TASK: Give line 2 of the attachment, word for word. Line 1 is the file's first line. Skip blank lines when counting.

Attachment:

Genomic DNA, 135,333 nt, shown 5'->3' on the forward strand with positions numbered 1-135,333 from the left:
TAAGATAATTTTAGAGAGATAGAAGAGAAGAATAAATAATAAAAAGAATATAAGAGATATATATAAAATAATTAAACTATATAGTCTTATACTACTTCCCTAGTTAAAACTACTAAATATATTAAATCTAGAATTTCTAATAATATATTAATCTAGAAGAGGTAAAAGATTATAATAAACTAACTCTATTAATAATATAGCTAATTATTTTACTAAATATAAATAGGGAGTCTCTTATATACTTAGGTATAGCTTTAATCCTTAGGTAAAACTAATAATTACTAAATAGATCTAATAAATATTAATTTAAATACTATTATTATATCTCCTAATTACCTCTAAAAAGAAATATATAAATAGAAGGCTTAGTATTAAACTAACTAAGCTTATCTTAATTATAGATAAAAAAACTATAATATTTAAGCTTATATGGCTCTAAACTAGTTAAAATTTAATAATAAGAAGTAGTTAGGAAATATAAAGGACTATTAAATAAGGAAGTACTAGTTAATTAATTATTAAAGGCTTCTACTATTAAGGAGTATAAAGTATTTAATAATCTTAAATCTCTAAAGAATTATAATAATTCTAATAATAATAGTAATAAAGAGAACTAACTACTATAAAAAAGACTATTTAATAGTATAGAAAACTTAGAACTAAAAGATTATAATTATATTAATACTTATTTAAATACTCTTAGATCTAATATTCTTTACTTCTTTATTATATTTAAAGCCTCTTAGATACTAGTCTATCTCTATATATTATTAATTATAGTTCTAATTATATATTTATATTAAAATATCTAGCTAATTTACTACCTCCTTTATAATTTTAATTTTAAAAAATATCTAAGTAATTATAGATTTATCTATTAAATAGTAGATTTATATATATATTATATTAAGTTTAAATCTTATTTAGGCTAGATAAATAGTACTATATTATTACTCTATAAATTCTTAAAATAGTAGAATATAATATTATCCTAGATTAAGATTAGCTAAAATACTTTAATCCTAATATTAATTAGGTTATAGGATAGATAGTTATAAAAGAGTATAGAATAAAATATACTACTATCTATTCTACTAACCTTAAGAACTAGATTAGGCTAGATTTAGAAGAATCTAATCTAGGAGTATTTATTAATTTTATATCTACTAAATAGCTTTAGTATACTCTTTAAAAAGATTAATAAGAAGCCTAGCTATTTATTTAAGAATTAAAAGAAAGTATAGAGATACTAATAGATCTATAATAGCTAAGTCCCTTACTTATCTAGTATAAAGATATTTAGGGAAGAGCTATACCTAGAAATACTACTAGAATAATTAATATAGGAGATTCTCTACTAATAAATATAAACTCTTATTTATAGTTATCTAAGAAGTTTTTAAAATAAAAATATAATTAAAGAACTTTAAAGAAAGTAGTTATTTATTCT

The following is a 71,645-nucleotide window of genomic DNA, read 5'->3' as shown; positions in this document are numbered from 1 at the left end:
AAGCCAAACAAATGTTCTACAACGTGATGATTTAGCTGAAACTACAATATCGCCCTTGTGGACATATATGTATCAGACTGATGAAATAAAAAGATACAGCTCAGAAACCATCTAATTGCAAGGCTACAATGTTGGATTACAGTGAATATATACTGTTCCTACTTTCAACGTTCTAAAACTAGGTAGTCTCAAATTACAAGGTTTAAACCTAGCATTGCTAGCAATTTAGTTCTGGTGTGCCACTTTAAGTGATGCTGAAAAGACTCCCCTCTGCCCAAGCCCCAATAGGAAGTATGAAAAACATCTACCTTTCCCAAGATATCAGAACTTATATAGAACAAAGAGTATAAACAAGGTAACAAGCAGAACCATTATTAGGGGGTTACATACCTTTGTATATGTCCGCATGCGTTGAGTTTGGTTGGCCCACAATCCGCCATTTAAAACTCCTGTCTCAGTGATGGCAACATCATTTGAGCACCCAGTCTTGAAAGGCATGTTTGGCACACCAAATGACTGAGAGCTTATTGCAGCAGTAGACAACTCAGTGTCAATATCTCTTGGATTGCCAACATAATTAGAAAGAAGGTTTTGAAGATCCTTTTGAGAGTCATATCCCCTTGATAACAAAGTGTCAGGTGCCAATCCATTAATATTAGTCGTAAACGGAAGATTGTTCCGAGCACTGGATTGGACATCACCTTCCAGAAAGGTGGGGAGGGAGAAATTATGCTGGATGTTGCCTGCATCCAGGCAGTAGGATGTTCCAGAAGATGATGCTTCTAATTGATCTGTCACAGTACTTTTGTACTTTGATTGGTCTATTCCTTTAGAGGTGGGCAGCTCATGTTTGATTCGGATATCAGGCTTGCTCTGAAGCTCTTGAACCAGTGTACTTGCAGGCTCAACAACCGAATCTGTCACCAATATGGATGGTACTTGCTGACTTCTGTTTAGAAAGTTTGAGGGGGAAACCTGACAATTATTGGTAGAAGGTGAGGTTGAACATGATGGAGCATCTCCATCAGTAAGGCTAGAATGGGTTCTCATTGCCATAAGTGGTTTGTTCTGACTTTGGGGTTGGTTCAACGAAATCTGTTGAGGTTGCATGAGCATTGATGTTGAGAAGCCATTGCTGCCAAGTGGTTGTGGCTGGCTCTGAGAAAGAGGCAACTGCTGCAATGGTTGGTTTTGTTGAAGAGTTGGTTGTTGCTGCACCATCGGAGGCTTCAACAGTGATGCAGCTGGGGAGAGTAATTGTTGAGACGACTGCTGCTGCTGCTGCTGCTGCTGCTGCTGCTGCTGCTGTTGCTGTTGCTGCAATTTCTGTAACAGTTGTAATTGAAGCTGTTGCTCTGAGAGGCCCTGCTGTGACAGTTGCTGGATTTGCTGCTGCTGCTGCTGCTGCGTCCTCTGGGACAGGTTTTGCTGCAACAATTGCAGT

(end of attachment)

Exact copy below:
TAAGATAATTTTAGAGAGATAGAAGAGAAGAATAAATAATAAAAAGAATATAAGAGATATATATAAAATAATTAAACTATATAGTCTTATACTACTTCCCTAGTTAAAACTACTAAATATATTAAATCTAGAATTTCTAATAATATATTAATCTAGAAGAGGTAAAAGATTATAATAAACTAACTCTATTAATAATATAGCTAATTATTTTACTAAATATAAATAGGGAGTCTCTTATATACTTAGGTATAGCTTTAATCCTTAGGTAAAACTAATAATTACTAAATAGATCTAATAAATATTAATTTAAATACTATTATTATATCTCCTAATTACCTCTAAAAAGAAATATATAAATAGAAGGCTTAGTATTAAACTAACTAAGCTTATCTTAATTATAGATAAAAAAACTATAATATTTAAGCTTATATGGCTCTAAACTAGTTAAAATTTAATAATAAGAAGTAGTTAGGAAATATAAAGGACTATTAAATAAGGAAGTACTAGTTAATTAATTATTAAAGGCTTCTACTATTAAGGAGTATAAAGTATTTAATAATCTTAAATCTCTAAAGAATTATAATAATTCTAATAATAATAGTAATAAAGAGAACTAACTACTATAAAAAAGACTATTTAATAGTATAGAAAACTTAGAACTAAAAGATTATAATTATATTAATACTTATTTAAATACTCTTAGATCTAATATTCTTTACTTCTTTATTATATTTAAAGCCTCTTAGATACTAGTCTATCTCTATATATTATTAATTATAGTTCTAATTATATATTTATATTAAAATATCTAGCTAATTTACTACCTCCTTTATAATTTTAATTTTAAAAAATATCTAAGTAATTATAGATTTATCTATTAAATAGTAGATTTATATATATATTATATTAAGTTTAAATCTTATTTAGGCTAGATAAATAGTACTATATTATTACTCTATAAATTCTTAAAATAGTAGAATATAATATTATCCTAGATTAAGATTAGCTAAAATACTTTAATCCTAATATTAATTAGGTTATAGGATAGATAGTTATAAAAGAGTATAGAATAAAATATACTACTATCTATTCTACTAACCTTAAGAACTAGATTAGGCTAGATTTAGAAGAATCTAATCTAGGAGTATTTATTAATTTTATATCTACTAAATAGCTTTAGTATACTCTTTAAAAAGATTAATAAGAAGCCTAGCTATTTATTTAAGAATTAAAAGAAAGTATAGAGATACTAATAGATCTATAATAGCTAAGTCCCTTACTTATCTAGTATAAAGATATTTAGGGAAGAGCTATACCTAGAAATACTACTAGAATAATTAATATAGGAGATTCTCTACTAATAAATATAAACTCTTATTTATAGTTATCTAAGAAGTTTTTAAAATAAAAATATAATTAAAGAACTTTAAAGAAAGTAGTTATTTATTCT